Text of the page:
As any mum will tell you, when you have a baby there are countless things that need to be prepared. From setting up the nursery and buying everything your baby will need, through to updating your health insurance and getting your child on a waiting list for childcare; there are so many things to be put in place to ensure your child is safe, happy and healthy.
But there is one thing which contributes significantly to your child’s wellbeing yet is too often left off a new mum’s to-do-list: estate planning.
Getting an estate plan as soon as your child is born makes sure they’re protected from the start of their life. If your children are a little older, don’t be alarmed – the process is relatively simple – you just need to get started.
By getting an estate plan done, you gain peace of mind. It will be one less thing to juggle down the road.
An appointment with a solicitor to make a will, establish a guardianship arrangement and execute a healthcare directive is really no less painful than a dentist visit.
Practically speaking, you should review it every few years to ensure that it still reflects your intentions, but it needn’t be a nagging concern.
Parents should consider making coordinating wills, so that children are doubly protected.
Who will take care of your children should something happen to you?
Guardianship is the single most important reason why young families should make an estate plan.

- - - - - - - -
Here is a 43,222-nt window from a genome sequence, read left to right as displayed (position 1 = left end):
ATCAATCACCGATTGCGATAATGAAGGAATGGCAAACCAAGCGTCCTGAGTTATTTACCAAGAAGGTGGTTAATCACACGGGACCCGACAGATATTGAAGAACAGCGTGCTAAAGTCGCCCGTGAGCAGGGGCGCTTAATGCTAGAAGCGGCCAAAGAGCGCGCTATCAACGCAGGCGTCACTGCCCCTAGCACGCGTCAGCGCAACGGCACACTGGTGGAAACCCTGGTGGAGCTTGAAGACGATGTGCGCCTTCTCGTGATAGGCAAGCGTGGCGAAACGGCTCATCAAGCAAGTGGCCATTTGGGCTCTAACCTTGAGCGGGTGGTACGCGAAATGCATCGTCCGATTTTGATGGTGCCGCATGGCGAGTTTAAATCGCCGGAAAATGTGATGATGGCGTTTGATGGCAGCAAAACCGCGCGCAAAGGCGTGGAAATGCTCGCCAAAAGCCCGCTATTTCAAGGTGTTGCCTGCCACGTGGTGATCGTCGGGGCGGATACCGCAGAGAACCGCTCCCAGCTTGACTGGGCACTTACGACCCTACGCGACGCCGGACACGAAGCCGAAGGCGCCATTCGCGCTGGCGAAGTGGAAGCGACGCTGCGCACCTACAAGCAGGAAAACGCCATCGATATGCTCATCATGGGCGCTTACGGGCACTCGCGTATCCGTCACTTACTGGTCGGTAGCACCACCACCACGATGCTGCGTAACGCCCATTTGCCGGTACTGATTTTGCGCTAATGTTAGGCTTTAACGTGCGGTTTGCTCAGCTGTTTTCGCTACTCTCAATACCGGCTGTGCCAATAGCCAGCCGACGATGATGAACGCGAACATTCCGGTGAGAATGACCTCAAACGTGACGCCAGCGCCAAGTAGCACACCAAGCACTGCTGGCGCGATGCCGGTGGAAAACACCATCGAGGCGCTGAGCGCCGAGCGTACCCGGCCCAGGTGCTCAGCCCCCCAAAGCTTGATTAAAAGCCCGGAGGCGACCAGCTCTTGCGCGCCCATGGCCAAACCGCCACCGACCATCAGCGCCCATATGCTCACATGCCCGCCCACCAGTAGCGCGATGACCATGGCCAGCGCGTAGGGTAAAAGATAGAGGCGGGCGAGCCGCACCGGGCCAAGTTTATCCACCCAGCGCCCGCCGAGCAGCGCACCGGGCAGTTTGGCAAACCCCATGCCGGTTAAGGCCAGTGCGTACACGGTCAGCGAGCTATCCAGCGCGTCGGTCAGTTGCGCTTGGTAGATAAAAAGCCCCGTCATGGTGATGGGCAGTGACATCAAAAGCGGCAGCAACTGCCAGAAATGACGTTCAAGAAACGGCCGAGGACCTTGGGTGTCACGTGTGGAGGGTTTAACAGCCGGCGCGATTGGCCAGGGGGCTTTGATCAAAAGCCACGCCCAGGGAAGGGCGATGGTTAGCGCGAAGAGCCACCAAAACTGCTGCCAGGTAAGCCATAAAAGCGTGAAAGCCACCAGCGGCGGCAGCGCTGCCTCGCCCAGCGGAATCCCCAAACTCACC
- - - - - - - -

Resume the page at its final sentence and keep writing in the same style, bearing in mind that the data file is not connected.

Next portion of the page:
Many parents have informal agreements with family members or friends, but courts may not honour these or see that there is enough evidence that they exist.
Guardianship arrangements must be formalised. You should also consider how any assets you leave might be made available to guardians to be used for the care of your children.
While you are thinking about this, it would be an excellent time to review your insurance coverage to make sure that it is still adequate.
Many mums assume that if the house and bank accounts are in both names, there is no need for a will. This plan only works if they are the first to die.
You should assume that both you and your partner will live long and happy lives, but statistically, women tend to live longer than male partners.
If you are in a defacto relationship, consider that jointly owned assets may not pass automatically from one partner to the other.
Health care directives
If you were to become incapacitated and unable to express your own desires about healthcare, you would want to minimise the burden on family members.
With an enduring Power of Attorney and an Advance Health Directive in place, you can make their lives easier by making your desires clear, now.
Assets and gifts
Do you want Mackenzie to get the silverware, Amelia the china and Henry the old photographs of your dad, whom he looks just like? Say so in your will.
Without a will, your belongings will be distributed in a fairly mechanical fashion that may not reflect special relationships with friends or relatives.
Informally arranging for specific gifts just tends to cause a quarrel at the funeral.
Five reasons you need to put estate planning at the top of your to-do-list:
- So you can provide for the guardianship of your children in the case of disaster.
- Because women tend to live a little longer than men.
- Because you do not want to burden your loved ones with critical healthcare decisions should you be unable to speak for yourself.
- So you can leave something for the people you love.
- So you can check it off and stop fretting.
So, put estate planning on your to-do list today.
Have you taken care of your estate planning?